• It's very easy to comment on a VoiceThread, and you can comment on each slide individually or perform a running commentary on a stream of slides (M/5 commenting).
  • VoiceThread can be promoted as a way for students who have little experience presenting or may be shy in front of a live audience to practice, prepare, and deliver a presentation with their voice being played through the recording.

Things to consider:
  • You'll need a working webcam and/or microphone to record video and/or audio (there is a phone option, but this requires credits). Laptop microphones work well, though ambient noise gets picked up easily.



Voki is a trendy tool to show off at ed-tech conferences and rightfully so. The easy to use "Create your own talking avatar" allows for teacher and student creativity without a steep learning curve. 

Why it's a great alternative:
  • Voki is free, easy to use and comes with a fair amount of customization.
  • You can have the computer select a voice, or you can add your own via microphone or even by telephone.
  • Create multiple Vokis and/or embed on a website to facilitate a simulated conversation or debate. 

Things to consider:
  • You probably wouldn't want a Voki for a 3-5 minute presentation. Think about why you would use a Voki and/or where it would be beneficial to use one for your project.



Those who grew up reading comics or who make it to the Sunday comics regularly will be interested in potentially creating their own strip with this very easy to use, yet very full featured free comic strip editor.

Why it's a great alternative:
  • Pixton gives you a lot to start with, yet you can customize most of it to your heart's content. 
  • Great sharing/embed options make it easy to get your comic strips out to the world.
  • If your project is better captured in stills rather than motion (live animation or video), this is a great way to still get a colorful and creative twist on your presentation.

Things to consider:
  • Consider how much information is going to be presented and whether a comic strip will be the best vehicle for your project.



Go Animate is one of many online animation editors (xtranormal is another one) currently available for free. Go Animate allows users to type a script, and direct characters to execute movements and motions just as if they were directing a movie.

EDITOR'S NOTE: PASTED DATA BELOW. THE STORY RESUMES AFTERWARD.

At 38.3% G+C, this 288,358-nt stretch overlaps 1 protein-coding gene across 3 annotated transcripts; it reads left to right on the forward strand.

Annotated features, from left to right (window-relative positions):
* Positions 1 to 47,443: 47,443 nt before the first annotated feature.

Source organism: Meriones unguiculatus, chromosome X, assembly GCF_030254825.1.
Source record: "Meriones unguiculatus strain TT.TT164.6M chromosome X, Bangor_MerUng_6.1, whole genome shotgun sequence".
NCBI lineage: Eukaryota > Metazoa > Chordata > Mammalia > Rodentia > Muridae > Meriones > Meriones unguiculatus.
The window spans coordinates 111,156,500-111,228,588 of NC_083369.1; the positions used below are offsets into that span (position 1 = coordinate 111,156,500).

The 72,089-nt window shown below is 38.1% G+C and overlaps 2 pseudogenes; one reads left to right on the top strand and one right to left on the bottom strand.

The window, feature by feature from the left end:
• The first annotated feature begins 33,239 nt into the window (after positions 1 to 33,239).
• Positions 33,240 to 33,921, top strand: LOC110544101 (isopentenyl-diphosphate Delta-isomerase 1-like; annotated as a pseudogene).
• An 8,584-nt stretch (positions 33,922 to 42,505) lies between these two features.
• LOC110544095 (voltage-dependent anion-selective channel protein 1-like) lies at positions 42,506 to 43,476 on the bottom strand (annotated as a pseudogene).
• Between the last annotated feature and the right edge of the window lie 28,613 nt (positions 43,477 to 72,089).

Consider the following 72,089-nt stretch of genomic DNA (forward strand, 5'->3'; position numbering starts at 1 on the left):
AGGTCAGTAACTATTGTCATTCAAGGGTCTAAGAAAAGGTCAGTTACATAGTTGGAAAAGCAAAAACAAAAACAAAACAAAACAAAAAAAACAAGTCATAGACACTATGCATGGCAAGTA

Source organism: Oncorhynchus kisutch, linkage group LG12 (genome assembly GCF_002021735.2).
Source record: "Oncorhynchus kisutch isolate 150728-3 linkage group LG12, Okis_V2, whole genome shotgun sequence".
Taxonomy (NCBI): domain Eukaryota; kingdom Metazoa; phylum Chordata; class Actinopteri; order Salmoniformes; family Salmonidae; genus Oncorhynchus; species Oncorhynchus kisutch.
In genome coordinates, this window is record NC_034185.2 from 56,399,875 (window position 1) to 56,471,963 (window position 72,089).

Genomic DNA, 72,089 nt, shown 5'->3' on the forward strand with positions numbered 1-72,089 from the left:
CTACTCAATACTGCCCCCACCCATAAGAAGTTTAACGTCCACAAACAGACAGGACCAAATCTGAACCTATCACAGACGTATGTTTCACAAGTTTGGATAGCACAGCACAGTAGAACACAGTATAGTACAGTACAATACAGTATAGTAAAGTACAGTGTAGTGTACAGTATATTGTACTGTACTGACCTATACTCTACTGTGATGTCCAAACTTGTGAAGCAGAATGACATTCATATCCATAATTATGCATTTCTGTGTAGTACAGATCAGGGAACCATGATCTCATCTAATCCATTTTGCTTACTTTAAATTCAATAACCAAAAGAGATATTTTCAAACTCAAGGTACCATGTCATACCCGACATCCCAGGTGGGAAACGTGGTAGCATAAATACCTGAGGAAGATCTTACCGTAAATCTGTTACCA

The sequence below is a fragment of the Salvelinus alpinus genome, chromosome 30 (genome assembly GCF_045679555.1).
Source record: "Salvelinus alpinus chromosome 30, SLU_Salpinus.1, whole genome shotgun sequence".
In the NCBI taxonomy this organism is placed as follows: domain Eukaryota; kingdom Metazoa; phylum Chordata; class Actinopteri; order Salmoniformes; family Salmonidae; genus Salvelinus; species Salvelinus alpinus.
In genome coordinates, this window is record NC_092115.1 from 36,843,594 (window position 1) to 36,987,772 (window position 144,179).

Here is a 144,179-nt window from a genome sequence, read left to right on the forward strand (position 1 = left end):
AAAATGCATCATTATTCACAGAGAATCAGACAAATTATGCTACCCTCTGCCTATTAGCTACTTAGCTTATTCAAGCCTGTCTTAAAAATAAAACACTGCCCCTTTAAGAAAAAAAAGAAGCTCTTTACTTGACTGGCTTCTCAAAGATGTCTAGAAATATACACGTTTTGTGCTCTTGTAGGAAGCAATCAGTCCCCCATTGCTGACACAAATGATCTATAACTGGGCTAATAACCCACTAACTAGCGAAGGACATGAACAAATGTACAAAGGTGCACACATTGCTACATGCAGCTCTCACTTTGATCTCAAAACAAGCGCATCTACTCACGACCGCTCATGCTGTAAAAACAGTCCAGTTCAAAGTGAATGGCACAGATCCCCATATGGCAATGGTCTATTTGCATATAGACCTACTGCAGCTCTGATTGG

Why it's a great alternative:
  • Go Animate is currently free, plus users can unlock some extra features without paying.
  • Simply type and you can create a quality animated movie in minutes.

Things to consider:
  • The site can be sluggish at times, and may perform differently on various browsers.



Blabberize is a fast way to create an avatar based around a real image as opposed to an animated one (ex. Voki). Users can make their photos come alive with their own voices. 


Why it's a great alternative:
  • Blabberize is very easy to use, and does not require an account (unless you want to save your work). 
  • This can be a low-tech option for those teachers or students not interested or potentially intimidated by the learning curves of some of the other tools.

Things to consider:
  • Getting the mouth to move exactly the way you want it can take some practice.
  • Can be a bit sluggish depending on browser.
  • You'll need a microphone to record audio.  The phone-in option is no longer available. 

Screencast-O-Matic (www.screencastomatic.com)

SOM is a fast way to create screen casts or recordings of anything that you do on your computer screen.  Use it to record a presentation, screen clicks, or any other tutorials shown on your computer's screen.  You can upload directly to YouTube and edit either with YouTube's editor or something a bit more sophisticated like WeVideo


Present.me (www.present.me)

Looking for a way to share a slideshow but also add video of yourself? Present.me offers a simple, effective, and well designed dual screen view that allows for teachers to present on a topic both via slides and live video. Great option for hands-on exercises, manipulatives, science demos, and more.



Looking for a visual way to display a lot of different pieces of digital art and projects? Think of Glogster as a digital version of the science fair trifold displays. You can a variety of different media projects, all withing a colorful and vibrant display.

Why it's a great alternative:
  • Glogster has grown to be popular in the primary grades, so you may have already used the tool.
  • A Glog may assist in helping students better organize their media for presentations.

Things to consider:
  • A Glog is can be visually distracting with too many different bells and whistles. If there's no theme or consistency within the presentation, it could get really messy fast.




more reading:

digital storytelling: